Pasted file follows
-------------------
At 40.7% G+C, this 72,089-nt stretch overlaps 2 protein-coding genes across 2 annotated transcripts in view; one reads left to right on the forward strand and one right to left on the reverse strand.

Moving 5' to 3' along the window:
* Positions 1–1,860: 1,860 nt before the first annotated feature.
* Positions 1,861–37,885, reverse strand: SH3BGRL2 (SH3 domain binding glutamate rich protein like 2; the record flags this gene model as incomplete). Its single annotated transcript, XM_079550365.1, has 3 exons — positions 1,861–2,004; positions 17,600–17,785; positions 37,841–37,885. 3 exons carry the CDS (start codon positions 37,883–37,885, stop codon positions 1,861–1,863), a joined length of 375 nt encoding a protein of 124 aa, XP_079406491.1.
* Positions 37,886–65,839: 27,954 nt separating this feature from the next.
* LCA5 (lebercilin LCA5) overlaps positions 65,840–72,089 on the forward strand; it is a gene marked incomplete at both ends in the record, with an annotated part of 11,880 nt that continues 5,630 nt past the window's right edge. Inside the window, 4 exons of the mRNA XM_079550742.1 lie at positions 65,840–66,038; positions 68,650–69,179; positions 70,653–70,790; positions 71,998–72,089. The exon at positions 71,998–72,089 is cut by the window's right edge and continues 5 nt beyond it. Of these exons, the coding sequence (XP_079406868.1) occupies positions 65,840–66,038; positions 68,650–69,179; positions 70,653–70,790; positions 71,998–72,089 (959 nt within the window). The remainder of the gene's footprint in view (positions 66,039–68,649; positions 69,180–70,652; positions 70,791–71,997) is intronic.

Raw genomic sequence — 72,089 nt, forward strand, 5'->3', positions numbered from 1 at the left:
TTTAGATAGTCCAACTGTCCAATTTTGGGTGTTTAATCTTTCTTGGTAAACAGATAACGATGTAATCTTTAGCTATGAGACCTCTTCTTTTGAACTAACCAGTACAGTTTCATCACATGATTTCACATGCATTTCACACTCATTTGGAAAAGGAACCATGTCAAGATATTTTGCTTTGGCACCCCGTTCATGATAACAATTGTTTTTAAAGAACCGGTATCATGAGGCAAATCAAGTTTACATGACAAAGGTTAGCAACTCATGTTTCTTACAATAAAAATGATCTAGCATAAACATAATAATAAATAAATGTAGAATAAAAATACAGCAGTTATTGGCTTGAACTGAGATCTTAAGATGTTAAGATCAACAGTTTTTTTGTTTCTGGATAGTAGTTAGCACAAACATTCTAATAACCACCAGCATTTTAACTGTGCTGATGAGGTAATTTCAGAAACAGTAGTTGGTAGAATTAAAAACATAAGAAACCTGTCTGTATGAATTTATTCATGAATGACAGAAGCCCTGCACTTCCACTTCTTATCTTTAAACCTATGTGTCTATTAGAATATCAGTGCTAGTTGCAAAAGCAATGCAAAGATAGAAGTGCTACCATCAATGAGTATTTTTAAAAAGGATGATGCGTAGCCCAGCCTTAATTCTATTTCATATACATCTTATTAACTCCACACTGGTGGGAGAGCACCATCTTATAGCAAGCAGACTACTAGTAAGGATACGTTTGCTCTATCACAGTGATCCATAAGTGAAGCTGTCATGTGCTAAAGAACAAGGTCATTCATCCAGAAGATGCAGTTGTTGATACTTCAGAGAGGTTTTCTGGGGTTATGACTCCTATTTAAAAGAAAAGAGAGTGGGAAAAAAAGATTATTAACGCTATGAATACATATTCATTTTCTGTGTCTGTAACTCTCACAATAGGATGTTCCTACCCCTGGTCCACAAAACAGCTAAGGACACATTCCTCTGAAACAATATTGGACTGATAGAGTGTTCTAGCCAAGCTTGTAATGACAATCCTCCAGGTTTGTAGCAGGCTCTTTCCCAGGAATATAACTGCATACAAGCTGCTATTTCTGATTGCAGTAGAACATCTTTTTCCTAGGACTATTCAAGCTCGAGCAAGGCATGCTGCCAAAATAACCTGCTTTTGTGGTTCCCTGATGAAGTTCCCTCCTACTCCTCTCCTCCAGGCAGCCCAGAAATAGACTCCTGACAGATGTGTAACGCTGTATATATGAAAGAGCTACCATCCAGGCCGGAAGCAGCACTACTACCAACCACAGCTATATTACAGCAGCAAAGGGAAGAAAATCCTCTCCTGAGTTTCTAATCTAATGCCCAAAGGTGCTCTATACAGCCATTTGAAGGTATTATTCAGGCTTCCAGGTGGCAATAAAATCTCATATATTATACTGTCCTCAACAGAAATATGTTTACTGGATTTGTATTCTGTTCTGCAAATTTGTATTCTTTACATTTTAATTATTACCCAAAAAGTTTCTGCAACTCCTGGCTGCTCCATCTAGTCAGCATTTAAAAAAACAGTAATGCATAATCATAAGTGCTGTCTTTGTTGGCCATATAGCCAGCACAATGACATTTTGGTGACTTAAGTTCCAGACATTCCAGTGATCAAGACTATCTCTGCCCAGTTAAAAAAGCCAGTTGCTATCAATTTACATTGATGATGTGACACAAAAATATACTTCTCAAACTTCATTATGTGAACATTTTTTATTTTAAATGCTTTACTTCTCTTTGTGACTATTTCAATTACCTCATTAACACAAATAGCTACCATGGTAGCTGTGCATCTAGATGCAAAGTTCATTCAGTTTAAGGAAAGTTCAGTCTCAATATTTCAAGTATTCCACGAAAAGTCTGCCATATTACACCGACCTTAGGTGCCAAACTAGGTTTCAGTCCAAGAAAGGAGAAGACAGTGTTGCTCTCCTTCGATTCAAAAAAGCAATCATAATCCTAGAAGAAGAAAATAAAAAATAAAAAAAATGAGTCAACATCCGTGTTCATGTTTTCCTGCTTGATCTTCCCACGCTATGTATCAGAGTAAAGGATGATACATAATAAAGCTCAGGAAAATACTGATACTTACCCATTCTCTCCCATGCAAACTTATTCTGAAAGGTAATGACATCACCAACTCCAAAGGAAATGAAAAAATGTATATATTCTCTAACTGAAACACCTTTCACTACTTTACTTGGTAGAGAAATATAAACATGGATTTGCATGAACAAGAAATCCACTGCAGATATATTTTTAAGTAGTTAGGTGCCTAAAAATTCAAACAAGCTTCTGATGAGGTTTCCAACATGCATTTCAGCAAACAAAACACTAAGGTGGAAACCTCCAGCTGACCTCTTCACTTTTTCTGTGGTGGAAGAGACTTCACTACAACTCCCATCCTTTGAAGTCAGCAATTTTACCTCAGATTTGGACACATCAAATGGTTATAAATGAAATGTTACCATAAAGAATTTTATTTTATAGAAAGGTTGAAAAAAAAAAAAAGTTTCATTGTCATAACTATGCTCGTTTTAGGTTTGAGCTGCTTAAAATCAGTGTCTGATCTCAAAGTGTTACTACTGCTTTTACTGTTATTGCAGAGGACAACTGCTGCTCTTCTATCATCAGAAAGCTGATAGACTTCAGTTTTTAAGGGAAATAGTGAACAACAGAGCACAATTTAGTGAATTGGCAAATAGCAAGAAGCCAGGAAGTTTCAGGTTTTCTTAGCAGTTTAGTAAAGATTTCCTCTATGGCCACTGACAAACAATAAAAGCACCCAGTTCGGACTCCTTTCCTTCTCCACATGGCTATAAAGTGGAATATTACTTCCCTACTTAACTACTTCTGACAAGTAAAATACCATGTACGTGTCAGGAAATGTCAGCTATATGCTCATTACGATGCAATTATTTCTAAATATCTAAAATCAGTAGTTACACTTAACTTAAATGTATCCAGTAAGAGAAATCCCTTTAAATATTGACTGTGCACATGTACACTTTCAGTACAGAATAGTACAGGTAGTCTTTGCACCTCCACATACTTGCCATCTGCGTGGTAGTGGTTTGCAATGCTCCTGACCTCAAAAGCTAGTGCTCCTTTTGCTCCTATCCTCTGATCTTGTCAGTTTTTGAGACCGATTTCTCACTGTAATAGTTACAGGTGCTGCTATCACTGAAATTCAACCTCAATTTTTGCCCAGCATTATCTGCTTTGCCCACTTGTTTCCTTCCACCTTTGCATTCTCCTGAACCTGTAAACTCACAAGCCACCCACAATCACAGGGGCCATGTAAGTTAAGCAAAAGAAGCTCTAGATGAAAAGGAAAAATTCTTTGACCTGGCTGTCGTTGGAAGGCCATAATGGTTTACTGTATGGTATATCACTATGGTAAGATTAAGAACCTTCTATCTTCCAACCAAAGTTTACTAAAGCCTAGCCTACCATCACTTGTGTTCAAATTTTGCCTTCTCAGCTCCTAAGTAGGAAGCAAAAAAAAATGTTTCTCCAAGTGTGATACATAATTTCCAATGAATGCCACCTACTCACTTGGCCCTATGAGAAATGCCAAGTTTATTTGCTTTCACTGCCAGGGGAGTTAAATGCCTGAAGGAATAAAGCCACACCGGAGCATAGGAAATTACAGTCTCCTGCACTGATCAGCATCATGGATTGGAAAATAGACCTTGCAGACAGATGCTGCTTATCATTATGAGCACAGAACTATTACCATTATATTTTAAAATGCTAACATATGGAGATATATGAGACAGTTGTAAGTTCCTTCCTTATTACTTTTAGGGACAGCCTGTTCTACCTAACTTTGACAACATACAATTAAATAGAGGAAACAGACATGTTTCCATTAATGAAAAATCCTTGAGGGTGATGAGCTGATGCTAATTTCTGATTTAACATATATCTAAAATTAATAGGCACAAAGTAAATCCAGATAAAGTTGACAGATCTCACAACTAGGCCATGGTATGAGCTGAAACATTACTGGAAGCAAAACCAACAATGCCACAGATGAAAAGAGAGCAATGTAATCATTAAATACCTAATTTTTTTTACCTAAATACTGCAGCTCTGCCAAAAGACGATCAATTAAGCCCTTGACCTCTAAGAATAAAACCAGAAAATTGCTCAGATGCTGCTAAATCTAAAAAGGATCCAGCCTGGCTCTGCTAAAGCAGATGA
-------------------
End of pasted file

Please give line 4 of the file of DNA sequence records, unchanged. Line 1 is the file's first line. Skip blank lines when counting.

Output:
* Positions 1,861–37,885, reverse strand: SH3BGRL2 (SH3 domain binding glutamate rich protein like 2; the record flags this gene model as incomplete). Its single annotated transcript, XM_079550365.1, has 3 exons — positions 1,861–2,004; positions 17,600–17,785; positions 37,841–37,885. 3 exons carry the CDS (start codon positions 37,883–37,885, stop codon positions 1,861–1,863), a joined length of 375 nt encoding a protein of 124 aa, XP_079406491.1.